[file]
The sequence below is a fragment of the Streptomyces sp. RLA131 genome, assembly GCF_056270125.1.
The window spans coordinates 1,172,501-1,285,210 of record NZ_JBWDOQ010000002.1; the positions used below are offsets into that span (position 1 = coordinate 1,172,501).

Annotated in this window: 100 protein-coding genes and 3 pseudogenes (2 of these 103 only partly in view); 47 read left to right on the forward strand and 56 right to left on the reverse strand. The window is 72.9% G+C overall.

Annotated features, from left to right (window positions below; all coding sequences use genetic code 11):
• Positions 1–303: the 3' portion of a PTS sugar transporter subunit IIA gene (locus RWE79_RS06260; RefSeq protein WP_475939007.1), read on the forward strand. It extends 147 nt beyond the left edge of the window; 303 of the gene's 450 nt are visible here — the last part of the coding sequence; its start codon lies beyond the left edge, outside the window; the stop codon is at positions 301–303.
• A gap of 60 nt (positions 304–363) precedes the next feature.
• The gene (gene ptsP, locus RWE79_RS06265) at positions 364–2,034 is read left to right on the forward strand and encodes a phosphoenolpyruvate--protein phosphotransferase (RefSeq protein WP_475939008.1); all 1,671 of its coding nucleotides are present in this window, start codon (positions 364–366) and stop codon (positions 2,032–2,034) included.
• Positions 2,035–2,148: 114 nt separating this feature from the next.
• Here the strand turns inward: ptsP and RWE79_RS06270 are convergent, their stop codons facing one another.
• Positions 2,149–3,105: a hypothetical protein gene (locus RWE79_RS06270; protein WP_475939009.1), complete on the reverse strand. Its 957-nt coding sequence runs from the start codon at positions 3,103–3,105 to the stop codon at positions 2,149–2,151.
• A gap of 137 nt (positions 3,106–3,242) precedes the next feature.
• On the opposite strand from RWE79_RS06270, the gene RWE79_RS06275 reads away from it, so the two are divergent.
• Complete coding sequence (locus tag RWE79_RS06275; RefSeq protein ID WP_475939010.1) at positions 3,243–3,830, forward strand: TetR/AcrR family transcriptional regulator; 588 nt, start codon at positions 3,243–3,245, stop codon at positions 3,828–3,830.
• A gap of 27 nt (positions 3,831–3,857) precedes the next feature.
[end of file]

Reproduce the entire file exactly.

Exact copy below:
The sequence below is a fragment of the Streptomyces sp. RLA131 genome, assembly GCF_056270125.1.
The window spans coordinates 1,172,501-1,285,210 of record NZ_JBWDOQ010000002.1; the positions used below are offsets into that span (position 1 = coordinate 1,172,501).

Annotated in this window: 100 protein-coding genes and 3 pseudogenes (2 of these 103 only partly in view); 47 read left to right on the forward strand and 56 right to left on the reverse strand. The window is 72.9% G+C overall.

Annotated features, from left to right (window positions below; all coding sequences use genetic code 11):
• Positions 1–303: the 3' portion of a PTS sugar transporter subunit IIA gene (locus RWE79_RS06260; RefSeq protein WP_475939007.1), read on the forward strand. It extends 147 nt beyond the left edge of the window; 303 of the gene's 450 nt are visible here — the last part of the coding sequence; its start codon lies beyond the left edge, outside the window; the stop codon is at positions 301–303.
• A gap of 60 nt (positions 304–363) precedes the next feature.
• The gene (gene ptsP, locus RWE79_RS06265) at positions 364–2,034 is read left to right on the forward strand and encodes a phosphoenolpyruvate--protein phosphotransferase (RefSeq protein WP_475939008.1); all 1,671 of its coding nucleotides are present in this window, start codon (positions 364–366) and stop codon (positions 2,032–2,034) included.
• Positions 2,035–2,148: 114 nt separating this feature from the next.
• Here the strand turns inward: ptsP and RWE79_RS06270 are convergent, their stop codons facing one another.
• Positions 2,149–3,105: a hypothetical protein gene (locus RWE79_RS06270; protein WP_475939009.1), complete on the reverse strand. Its 957-nt coding sequence runs from the start codon at positions 3,103–3,105 to the stop codon at positions 2,149–2,151.
• A gap of 137 nt (positions 3,106–3,242) precedes the next feature.
• On the opposite strand from RWE79_RS06270, the gene RWE79_RS06275 reads away from it, so the two are divergent.
• Complete coding sequence (locus tag RWE79_RS06275; RefSeq protein ID WP_475939010.1) at positions 3,243–3,830, forward strand: TetR/AcrR family transcriptional regulator; 588 nt, start codon at positions 3,243–3,245, stop codon at positions 3,828–3,830.
• A gap of 27 nt (positions 3,831–3,857) precedes the next feature.